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Concordia 3D Production in Interactivity

2 8 14 24 30


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6 Final Concept and Closing Remarks

5 Scene Compilations


Town Asset Design

3 Game Asset Design

2 Marina Asset Design

Story Development

Course Introduction

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My first version of this document was to be a “digital sketchbook” as it would

Part three is on character design and methods to implement. Again utilizing

hold sketches and ideas required for course completion. This version still holds the

images from the internet, we were able to come up with a look for our characters.

content but is arranged to show its process from theoretical readings that aid with

Further narrative descriptions such as demeanor, upbringing, and life’s ambitions

implementing the storyline, to character development, and onward to the creation

helped to characterize them. With Adobe Photoshop and the Wacom tablets were

of assets as they are incorporated into an interactive environment. I then changed

able to draw them for an image source reference to be used in Autodesk’s Maya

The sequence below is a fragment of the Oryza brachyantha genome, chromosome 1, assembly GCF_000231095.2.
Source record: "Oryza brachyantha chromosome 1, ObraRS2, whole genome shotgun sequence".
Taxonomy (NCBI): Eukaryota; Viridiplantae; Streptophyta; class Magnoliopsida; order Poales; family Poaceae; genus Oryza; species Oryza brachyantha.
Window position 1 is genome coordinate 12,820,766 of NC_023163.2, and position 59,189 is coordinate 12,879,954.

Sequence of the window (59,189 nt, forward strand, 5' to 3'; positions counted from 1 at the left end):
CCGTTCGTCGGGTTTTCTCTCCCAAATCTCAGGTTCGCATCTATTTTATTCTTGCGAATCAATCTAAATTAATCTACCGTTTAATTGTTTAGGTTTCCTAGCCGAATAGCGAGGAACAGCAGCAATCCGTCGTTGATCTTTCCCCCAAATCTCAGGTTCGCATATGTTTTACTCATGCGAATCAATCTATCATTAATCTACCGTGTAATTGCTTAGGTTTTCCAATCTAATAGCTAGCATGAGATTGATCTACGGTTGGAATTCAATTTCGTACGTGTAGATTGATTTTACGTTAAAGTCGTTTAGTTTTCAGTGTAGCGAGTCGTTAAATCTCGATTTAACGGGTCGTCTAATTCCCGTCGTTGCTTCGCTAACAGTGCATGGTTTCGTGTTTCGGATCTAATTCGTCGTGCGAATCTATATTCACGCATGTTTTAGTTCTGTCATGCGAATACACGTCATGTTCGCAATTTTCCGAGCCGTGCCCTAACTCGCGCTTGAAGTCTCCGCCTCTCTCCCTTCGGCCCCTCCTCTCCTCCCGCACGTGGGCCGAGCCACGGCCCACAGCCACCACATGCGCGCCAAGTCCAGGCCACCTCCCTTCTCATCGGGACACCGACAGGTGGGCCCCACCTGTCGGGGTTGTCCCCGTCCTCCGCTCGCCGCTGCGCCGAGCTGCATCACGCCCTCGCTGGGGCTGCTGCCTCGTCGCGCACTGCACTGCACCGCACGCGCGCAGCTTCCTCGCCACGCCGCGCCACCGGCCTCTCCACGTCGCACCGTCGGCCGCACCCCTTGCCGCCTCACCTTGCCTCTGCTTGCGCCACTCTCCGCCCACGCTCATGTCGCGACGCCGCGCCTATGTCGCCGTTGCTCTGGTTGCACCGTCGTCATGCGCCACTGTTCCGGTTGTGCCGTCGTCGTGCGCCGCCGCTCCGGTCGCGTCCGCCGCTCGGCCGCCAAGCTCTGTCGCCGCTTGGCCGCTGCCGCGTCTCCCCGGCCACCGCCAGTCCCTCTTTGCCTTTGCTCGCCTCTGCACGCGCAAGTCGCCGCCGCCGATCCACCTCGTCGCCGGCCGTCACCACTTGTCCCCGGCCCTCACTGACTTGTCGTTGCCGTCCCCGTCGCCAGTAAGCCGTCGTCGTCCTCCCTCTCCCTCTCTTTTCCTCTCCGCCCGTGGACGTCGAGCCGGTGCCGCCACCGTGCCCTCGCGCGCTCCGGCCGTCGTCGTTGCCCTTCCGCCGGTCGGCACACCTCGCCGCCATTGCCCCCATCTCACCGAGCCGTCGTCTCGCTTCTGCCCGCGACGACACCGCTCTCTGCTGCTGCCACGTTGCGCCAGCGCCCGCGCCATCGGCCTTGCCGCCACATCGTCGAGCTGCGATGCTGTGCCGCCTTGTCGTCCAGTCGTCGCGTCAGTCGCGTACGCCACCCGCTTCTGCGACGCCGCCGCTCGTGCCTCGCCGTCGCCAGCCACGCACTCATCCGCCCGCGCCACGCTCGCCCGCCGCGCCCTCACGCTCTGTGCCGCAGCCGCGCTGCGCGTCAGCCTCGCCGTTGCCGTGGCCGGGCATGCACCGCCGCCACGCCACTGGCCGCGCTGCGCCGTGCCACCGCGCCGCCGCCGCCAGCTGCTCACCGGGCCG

the name to a concept story portfolio with “Concordia” as being the name of the

software program.

story. I arranged it in parts, as each part was significant in developing our story. Although part one is this introduction and the reading reviews, these aided us to

I split the next part of Asset design into Game Assets and Scene Assets, part four

look at game history, process, and development when compared to either a

and five respectively. This allowed me to develop separately place of action and the

narrative or ludological approach.

props used in the action sequences. As I modified the story the props or Game Assets could be used anywhere, while scene assets were site specific such as an

Part two is about story development as a lecture looked at how storylines are

exotic port or an island town. This also gives me the option to further develop this

developed through the hero model. Then, by following this example we wrote down

story idea with the expansion of props and locations.

stories, real or unreal, fiction or fantasy. I used a “brainstorming” approach to outline story ideas that could easily be compared. To help pictorialize our stories we then

Finally, part seven deals with references and credits as the story does depict parts

collected many images from the internet. Most of my stories involved mystery and

of my life experiences with the Malay being an actual sailboat built by the Concordia

adventure, journeys and exotic destinations. They were individually all right but as

company in Massachusetts. All other names and events associated with these stories

we narrowed down the stories from ten to five and then to three. I noticed that my

are fictional and purely coincidental. As a prefix to each part, I have explained the

top three stories shared a lot of similar elements. In fact the reference images I used

storyline as it relates to that part and the final concept. Since I utilized not just one